Risk Analysis: An International Journal

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Table of Contents for Risk Analysis. List of articles from both the latest and EarlyView issues.
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Understanding the Ecological Validity of Relying Practice as a Basis for Risk Identification

28 March 2020 - 10:25am
Abstract

Understanding the reliability of hazardous organizations and their protective systems is central to understanding the risk they produce. Work on “high reliability organization” has done much to illuminate the conditions in which social organization becomes reliable in highly demanding conditions. But risk depends just as much on how relying entities do their relying as it does on the reliability of the entities they rely on. Patterns of relying are often opaque in sociotechnical systems, and processes of relying and being relied on are mutually influencing in complex ways, so the relationship between relying and risk may not be at all obvious. This study was an attempt to study relying as a social practice, in particular analyzing how it had ecological validity in a social organization—how practice was responsive to the conditions in which it took place. This involved observational fieldwork and inductive, qualitative analysis on an offshore oil and gas production platform that was nearing the end of its design life and undergoing refurbishment. The analysis produced four main categories of ecological validity: responsiveness to formal organization, responsiveness to situational contingency, responsiveness to information asymmetry, and responsiveness to sociomateriality. This ecological validity of relying practice should be a primary focus of risk identification, assessing how relying can become mismatched to reliability in certain ways, both when relying practice is responsive to circumstances and when it is not.

Fuzzy System Dynamics Risk Analysis (FuSDRA) of Autonomous Underwater Vehicle Operations in the Antarctic

28 March 2020 - 10:25am
Abstract

With the maturing of autonomous technology and better accessibility, there has been a growing interest in the use of autonomous underwater vehicles (AUVs). The deployment of AUVs for under‐ice marine science research in the Antarctic is one such example. However, a higher risk of AUV loss is present during such endeavors due to the extreme operating environment. To control the risk of loss, existing risk analyses approaches tend to focus more on the AUV's technical aspects and neglect the role of soft factors, such as organizational and human influences. In addition, the dynamic and complex interrelationships of risk variables are also often overlooked due to uncertainties and challenges in quantification. To overcome these shortfalls, a hybrid fuzzy system dynamics risk analysis (FuSDRA) is proposed. In the FuSDRA framework, system dynamics models the interrelationships between risk variables from different dimensions and considers the time‐dependent nature of risk while fuzzy logic accounts for uncertainties. To demonstrate its application, an example based on an actual Antarctic AUV program is presented. Focusing on funding and experience of the AUV team, simulation of the FuSDRA risk model shows a declining risk of loss from 0.293 in the early years of the Antarctic AUV program, reaching a minimum of 0.206 before increasing again in later years. Risk control policy recommendations were then derived from the analysis. The example demonstrated how FuSDRA can be applied to inform funding and risk management strategies, or broader application both within the AUV domain and on other complex technological systems.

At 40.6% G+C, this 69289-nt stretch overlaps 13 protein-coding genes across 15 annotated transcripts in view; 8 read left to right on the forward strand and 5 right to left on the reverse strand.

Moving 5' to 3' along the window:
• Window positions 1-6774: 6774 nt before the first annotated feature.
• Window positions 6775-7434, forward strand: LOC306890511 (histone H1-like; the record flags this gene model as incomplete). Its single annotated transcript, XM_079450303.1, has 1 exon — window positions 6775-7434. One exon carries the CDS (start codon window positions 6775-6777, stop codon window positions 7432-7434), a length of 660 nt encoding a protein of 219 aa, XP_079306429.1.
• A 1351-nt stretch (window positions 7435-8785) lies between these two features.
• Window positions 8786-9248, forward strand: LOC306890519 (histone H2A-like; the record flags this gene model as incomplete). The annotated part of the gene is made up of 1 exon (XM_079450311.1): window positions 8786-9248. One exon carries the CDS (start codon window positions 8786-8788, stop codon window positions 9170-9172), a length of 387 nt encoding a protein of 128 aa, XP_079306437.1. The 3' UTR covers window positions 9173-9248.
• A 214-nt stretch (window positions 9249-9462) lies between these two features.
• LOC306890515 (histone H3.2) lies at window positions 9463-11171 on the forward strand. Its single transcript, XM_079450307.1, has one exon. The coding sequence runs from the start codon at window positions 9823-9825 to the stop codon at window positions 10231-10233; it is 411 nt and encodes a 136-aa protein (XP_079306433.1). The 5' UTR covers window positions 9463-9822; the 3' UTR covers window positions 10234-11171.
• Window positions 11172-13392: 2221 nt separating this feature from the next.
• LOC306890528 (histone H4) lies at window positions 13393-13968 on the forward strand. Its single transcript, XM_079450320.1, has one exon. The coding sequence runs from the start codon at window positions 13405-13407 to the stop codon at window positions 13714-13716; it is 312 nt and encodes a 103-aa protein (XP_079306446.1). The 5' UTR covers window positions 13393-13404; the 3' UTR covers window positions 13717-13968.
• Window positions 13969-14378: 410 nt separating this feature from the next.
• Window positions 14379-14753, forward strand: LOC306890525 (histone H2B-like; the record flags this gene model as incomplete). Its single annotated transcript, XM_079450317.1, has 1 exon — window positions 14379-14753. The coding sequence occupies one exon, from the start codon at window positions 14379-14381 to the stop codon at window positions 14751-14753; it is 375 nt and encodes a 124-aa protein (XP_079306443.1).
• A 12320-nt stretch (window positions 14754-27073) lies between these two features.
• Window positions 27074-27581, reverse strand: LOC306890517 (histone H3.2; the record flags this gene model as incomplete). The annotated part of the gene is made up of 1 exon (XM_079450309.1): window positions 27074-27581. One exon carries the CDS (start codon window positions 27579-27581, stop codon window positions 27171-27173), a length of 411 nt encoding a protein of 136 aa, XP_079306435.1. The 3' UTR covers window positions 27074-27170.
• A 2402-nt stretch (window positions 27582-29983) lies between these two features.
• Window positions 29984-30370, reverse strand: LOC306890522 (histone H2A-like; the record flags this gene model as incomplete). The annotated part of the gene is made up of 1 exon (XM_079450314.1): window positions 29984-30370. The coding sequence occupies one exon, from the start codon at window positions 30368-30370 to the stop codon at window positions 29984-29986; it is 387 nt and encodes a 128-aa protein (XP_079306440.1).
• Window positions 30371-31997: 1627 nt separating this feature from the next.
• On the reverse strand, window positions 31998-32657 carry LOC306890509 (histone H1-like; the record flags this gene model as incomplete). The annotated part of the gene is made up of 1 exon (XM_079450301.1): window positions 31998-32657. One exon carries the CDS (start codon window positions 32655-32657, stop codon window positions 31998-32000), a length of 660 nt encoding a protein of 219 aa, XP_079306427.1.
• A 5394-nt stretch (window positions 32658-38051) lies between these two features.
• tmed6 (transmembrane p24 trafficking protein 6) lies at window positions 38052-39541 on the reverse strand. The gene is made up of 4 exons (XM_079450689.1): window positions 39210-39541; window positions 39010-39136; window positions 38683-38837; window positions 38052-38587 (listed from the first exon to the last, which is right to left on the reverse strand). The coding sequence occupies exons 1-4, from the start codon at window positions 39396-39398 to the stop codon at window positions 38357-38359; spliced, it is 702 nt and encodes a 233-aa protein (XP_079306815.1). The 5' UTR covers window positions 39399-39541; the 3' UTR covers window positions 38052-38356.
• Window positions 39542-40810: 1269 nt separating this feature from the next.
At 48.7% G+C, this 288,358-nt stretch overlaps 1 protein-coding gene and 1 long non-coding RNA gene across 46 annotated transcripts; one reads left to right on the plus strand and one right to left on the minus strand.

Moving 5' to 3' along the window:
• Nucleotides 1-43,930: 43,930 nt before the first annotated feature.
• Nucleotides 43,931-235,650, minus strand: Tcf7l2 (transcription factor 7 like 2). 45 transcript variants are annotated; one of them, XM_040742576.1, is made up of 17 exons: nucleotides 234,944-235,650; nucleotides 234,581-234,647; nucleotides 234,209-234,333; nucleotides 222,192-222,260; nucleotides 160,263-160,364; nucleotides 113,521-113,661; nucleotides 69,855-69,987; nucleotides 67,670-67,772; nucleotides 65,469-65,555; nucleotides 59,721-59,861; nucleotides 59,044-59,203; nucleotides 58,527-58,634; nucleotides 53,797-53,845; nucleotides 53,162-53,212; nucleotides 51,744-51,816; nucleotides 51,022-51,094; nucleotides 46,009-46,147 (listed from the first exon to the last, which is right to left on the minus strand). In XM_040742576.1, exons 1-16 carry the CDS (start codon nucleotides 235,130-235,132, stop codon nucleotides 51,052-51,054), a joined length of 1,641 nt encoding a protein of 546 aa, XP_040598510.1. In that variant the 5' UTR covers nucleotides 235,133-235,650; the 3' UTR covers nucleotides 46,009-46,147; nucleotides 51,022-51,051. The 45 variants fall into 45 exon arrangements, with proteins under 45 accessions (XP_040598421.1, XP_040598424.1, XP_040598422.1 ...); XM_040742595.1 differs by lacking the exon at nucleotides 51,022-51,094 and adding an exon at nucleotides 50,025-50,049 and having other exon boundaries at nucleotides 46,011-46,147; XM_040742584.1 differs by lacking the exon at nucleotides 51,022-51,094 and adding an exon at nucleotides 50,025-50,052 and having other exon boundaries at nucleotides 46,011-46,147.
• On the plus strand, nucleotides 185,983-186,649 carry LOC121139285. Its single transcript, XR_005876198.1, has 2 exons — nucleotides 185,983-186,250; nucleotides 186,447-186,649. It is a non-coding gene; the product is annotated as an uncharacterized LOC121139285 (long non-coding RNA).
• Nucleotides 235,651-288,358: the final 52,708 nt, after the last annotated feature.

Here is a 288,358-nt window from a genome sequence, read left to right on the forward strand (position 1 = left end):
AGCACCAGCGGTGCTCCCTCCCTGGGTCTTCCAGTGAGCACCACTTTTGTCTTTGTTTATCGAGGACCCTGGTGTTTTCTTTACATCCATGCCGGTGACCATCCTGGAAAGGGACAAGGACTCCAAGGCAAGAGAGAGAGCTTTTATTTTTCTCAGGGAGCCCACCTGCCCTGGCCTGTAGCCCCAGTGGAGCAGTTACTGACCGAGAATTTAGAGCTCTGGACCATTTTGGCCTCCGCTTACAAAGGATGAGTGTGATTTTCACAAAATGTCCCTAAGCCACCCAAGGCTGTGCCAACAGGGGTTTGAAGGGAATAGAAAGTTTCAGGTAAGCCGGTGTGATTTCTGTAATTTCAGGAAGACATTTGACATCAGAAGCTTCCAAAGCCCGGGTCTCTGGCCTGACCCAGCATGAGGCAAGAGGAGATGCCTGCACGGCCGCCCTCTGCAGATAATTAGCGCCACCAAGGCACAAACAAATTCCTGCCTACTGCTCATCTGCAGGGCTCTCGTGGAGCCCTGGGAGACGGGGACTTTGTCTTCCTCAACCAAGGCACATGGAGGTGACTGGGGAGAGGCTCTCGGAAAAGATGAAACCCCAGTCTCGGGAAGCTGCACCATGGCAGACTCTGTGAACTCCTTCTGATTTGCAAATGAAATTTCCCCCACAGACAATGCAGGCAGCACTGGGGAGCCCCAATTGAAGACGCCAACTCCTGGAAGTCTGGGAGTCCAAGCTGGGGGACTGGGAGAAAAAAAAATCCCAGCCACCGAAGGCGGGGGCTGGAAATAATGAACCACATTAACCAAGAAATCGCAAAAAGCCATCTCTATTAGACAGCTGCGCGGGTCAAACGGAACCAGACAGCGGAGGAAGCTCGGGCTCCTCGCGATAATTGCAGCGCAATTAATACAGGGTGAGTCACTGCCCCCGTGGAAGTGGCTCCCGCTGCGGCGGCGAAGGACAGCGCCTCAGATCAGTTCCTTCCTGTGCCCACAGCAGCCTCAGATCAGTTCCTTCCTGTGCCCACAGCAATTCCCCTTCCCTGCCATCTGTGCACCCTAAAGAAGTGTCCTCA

Understanding the Ecological Validity of Relying Practice as a Basis for Risk Identification

27 March 2020 - 4:30pm
Abstract

Understanding the reliability of hazardous organizations and their protective systems is central to understanding the risk they produce. Work on “high reliability organization” has done much to illuminate the conditions in which social organization becomes reliable in highly demanding conditions. But risk depends just as much on how relying entities do their relying as it does on the reliability of the entities they rely on. Patterns of relying are often opaque in sociotechnical systems, and processes of relying and being relied on are mutually influencing in complex ways, so the relationship between relying and risk may not be at all obvious. This study was an attempt to study relying as a social practice, in particular analyzing how it had ecological validity in a social organization—how practice was responsive to the conditions in which it took place. This involved observational fieldwork and inductive, qualitative analysis on an offshore oil and gas production platform that was nearing the end of its design life and undergoing refurbishment. The analysis produced four main categories of ecological validity: responsiveness to formal organization, responsiveness to situational contingency, responsiveness to information asymmetry, and responsiveness to sociomateriality. This ecological validity of relying practice should be a primary focus of risk identification, assessing how relying can become mismatched to reliability in certain ways, both when relying practice is responsive to circumstances and when it is not.

A Solar‐Centric Approach to Improving Estimates of Exposure Processes for Coronal Mass Ejections

22 March 2020 - 1:15am
Abstract